IATA carriers must plug into the digital age to win freight from the integrators
IATA airlines are working to “get the Alibaba stuff off the integrators and on to ...
How can the air freight industry sharpen up its act, and take time out of the six-day end-to-end supply chain that has seen no improvement over the last 40 years?
The “need for speed” was a key discussion point on the opening morning of the Air Cargo Handling Conference at Milan’s Malpensa Airport. Glyn Hughes, head of cargo at IATA, said he had been challenged by his predecessor, the now retired Des Vertannes, to remove 48 hours from the shipment cycle and the industry is still searching for answers.
“It’s not us,” insisted the handling community.
David Ambridge, general manager cargo, Bangkok Flight Services, told the conference: “The longest flight is 16 hours, and the handler needs a maximum of eight hours, so 24 hours we can account for. We’ve got to ask why cargo is arriving two days before the flight and awaiting collection for several more days on arrival.”
A former FedEx man, Mr Ambridge knows it does not have to be like this. The integrators were achieving Customs pre-clearance in the 1980s, he said.
Speaking to The Loadstar ahead of the event, Nils Knudsen, head of global cargo at Swissport, said the handler had “done some homework” into the causes of dwell time. At one typical station in Central Europe it receives export cargo 15 to 20 hours before flight departure, while it takes from 30 to 36 hours for import cargo to be collected after arrival in its warehouse.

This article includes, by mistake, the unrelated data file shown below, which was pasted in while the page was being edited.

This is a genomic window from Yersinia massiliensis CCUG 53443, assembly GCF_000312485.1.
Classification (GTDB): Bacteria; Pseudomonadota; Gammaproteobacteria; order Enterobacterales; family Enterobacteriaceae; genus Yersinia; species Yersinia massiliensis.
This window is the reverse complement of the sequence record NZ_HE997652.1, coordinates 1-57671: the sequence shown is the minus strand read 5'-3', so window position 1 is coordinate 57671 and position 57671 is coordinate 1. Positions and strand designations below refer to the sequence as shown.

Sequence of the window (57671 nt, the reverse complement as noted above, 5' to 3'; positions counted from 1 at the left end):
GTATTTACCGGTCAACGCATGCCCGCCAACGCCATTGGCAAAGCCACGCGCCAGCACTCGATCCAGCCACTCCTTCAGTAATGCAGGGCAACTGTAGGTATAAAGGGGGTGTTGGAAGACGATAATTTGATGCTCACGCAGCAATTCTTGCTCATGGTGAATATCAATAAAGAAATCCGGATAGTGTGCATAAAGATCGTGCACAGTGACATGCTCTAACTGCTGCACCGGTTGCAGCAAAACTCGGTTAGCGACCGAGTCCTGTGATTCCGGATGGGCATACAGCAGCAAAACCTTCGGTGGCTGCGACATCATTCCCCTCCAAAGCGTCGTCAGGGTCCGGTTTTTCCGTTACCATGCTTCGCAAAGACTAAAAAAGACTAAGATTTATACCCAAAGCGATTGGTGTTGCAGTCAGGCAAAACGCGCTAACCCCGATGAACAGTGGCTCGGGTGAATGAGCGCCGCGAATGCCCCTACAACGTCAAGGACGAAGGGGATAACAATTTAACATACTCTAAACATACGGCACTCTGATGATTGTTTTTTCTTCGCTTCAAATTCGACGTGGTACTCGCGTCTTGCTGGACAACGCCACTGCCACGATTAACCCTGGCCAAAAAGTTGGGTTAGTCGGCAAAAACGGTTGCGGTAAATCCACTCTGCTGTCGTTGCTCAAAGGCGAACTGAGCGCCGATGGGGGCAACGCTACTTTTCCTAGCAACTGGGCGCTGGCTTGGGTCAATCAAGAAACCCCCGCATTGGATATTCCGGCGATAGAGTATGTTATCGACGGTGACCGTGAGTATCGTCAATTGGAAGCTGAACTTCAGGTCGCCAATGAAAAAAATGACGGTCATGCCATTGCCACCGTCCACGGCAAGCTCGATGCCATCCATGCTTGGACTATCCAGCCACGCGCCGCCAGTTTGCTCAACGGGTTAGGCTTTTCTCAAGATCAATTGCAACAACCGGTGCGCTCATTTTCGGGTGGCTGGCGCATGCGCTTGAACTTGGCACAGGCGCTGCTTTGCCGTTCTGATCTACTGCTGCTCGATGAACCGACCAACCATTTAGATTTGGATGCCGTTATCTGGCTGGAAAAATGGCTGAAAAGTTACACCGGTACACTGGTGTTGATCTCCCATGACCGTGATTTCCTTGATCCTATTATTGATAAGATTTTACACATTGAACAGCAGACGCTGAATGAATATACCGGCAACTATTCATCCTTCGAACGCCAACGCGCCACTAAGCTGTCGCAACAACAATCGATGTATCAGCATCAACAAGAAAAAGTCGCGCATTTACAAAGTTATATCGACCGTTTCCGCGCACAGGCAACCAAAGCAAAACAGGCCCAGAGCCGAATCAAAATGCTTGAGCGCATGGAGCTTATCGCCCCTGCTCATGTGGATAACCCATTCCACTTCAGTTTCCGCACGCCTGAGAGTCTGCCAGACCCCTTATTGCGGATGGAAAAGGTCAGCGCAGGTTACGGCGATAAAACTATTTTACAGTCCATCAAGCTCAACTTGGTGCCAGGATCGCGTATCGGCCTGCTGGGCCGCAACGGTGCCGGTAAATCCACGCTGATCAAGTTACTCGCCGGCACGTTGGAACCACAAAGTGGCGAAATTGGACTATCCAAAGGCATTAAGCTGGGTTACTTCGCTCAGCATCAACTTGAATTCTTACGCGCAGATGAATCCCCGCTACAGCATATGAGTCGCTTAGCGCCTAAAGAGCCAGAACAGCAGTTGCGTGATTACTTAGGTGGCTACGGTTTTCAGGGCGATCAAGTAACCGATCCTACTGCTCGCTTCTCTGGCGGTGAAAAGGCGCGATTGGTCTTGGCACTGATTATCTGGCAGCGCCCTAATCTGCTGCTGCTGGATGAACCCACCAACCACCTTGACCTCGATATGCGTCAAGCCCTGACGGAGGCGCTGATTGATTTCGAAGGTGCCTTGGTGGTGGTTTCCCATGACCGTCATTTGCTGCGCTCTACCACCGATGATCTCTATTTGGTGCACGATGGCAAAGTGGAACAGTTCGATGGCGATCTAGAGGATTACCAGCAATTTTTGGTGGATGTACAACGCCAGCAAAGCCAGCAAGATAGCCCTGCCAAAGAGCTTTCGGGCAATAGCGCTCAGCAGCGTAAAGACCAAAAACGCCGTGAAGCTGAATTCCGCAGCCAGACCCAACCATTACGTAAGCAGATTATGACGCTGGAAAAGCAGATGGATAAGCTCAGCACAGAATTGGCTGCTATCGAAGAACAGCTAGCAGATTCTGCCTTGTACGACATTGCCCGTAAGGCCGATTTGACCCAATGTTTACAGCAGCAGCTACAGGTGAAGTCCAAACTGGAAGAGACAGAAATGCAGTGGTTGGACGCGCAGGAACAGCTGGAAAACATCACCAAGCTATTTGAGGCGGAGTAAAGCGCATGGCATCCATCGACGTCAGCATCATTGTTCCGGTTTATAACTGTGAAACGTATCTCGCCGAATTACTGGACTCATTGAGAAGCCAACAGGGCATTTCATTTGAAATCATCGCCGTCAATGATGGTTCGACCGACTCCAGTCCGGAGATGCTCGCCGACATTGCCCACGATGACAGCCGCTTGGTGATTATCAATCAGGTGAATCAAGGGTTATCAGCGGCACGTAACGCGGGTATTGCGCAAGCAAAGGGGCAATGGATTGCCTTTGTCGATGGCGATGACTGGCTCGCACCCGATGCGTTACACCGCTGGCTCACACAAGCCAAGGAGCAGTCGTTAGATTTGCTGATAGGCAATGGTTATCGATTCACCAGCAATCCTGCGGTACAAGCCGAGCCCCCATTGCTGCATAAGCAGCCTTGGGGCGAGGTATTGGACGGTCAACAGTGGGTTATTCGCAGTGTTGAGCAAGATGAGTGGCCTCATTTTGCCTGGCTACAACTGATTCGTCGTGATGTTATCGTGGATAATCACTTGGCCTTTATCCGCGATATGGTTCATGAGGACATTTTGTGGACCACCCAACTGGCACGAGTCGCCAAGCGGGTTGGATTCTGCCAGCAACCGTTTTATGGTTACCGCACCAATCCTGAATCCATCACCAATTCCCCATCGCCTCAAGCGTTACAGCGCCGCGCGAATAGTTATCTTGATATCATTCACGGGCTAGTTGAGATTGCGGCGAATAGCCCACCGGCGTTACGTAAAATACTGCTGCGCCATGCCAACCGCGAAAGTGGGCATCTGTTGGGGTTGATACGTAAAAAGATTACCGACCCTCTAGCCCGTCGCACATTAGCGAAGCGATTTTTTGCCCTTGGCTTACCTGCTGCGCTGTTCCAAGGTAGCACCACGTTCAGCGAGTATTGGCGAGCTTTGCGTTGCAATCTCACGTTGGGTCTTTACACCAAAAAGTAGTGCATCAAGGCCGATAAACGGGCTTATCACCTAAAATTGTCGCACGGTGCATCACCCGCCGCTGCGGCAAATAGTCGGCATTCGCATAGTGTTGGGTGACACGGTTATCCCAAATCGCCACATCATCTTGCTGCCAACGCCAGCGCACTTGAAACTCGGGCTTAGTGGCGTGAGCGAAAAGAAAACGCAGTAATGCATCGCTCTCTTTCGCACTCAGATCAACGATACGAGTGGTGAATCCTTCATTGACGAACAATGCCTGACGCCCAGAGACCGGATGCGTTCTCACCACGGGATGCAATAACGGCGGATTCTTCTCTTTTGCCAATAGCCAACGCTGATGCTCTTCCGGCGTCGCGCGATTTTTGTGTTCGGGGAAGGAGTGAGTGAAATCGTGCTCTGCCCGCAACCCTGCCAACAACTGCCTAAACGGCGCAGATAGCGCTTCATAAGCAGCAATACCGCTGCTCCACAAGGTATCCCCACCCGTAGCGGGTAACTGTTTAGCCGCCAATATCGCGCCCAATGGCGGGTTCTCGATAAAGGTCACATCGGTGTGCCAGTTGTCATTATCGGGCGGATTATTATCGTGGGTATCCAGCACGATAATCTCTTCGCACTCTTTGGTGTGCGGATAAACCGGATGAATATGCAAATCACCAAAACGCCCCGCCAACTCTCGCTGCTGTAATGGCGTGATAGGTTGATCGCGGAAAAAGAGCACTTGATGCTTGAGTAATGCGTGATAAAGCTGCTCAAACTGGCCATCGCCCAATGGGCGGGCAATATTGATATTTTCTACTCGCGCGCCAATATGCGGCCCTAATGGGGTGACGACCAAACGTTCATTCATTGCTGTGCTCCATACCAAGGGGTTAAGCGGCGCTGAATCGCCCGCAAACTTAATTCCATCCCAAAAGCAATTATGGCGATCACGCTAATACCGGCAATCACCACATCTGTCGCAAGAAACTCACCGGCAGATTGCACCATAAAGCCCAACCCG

“It’s absolutely ridiculous and has opened our eyes,” Mr Knudsen said.
“We have stuff in our hands that is built for fast transit, not storage. A change of behaviour is needed in the system. We don’t want to hold goods, it’s the main cost driver for us. We want goods in and out. Perhaps we should increase our charges.”
As the global air freight market starts to splutter back to life, Swissport is looking more closely at what makes for profitable growth, rather than chasing growth at any price.
“Since 2008 the power has been with the customer, but now we’re in a more stable situation we can start to analyse their contribution, station by station,” said Mr Knudsen.
“Before we were focused on what customers were paying per kilo, but now we’re looking at the full profile. With new customers especially, the situation after three to six months is not always what you expected, and you have to renegotiate or look at ways of cutting costs.”
The market remains volatile from month to month, Mr Knudsen said. “We have been seeing year-on-year growth of between 4% and 11%.”
The patchy nature of the recovery has forced Swissport to make some tough choices. It pulled out of JFK in June and will complete its exit from the Copenhagen market by October 1 after agreeing to sell its operation there to rival WFS.
The latter decision is close to Mr Knudsen’s heart as a native of Denmark.
“We went in as a third player two years ago and got the expected customers. Your fixed costs are high in a dedicated warehouse and it’s difficult to make money without critical mass.
“The question was, do you close and lay off your people or sell the asset, raise money from it and enable it to keep going? This way, 85% of our people were offered an opportunity in the new environment.”
When the boot is on the other foot and a carrier withdraws a freighter, Mr Knudsen pointed out, it can be a more hard-nosed process, and the handler can receive as little as 60 days’ notice.
Swissport is continuing its push into developing markets.
“China’s export growth is slowing, but when there’s a new iPhone everyone is happy,” he said. African throughput is growing significantly and the company will open a new perishables facility in Dar es Salaam, a major flower exporter, in the first quarter of 2015.
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